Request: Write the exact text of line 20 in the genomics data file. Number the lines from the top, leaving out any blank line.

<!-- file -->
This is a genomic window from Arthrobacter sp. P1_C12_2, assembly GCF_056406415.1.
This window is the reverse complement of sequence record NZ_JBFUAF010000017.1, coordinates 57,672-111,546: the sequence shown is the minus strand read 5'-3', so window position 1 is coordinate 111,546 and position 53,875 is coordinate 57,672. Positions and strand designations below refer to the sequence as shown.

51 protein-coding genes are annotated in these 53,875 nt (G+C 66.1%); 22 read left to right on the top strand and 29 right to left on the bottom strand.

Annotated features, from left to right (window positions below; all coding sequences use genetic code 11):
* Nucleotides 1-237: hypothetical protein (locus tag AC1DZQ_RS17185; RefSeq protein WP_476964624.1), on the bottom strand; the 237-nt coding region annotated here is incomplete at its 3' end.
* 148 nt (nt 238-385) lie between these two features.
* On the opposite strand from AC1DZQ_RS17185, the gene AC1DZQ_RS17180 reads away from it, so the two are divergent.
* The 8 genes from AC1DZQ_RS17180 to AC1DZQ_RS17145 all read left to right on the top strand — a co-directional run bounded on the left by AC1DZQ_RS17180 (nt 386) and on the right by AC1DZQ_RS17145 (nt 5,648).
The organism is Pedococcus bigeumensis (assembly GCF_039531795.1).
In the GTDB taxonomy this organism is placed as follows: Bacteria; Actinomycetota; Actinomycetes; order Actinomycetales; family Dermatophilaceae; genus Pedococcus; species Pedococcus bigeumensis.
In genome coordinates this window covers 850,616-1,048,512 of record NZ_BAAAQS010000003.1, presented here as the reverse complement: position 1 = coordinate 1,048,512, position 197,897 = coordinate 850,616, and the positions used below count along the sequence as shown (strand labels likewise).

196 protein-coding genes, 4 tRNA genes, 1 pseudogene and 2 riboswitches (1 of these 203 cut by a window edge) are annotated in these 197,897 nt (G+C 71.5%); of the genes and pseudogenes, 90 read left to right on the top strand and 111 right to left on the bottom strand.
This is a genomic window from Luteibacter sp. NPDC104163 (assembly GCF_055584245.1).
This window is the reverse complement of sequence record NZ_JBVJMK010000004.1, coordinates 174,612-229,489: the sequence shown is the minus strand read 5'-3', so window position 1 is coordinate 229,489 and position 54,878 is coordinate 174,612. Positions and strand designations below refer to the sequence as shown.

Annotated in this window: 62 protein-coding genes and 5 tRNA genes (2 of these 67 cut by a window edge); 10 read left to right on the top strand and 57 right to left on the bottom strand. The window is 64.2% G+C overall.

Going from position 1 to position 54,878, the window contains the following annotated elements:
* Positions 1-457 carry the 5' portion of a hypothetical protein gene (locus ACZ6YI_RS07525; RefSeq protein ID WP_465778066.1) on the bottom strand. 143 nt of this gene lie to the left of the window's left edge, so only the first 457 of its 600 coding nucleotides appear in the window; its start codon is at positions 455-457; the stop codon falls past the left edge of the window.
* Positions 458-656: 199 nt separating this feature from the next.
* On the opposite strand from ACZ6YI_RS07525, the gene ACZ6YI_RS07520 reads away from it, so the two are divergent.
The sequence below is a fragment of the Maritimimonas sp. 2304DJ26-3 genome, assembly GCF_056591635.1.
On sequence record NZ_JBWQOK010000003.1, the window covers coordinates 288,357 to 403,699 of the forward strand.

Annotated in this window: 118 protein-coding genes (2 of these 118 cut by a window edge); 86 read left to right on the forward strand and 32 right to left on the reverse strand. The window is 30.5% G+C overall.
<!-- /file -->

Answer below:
The sequence below is a fragment of the Maritimimonas sp. 2304DJ26-3 genome, assembly GCF_056591635.1.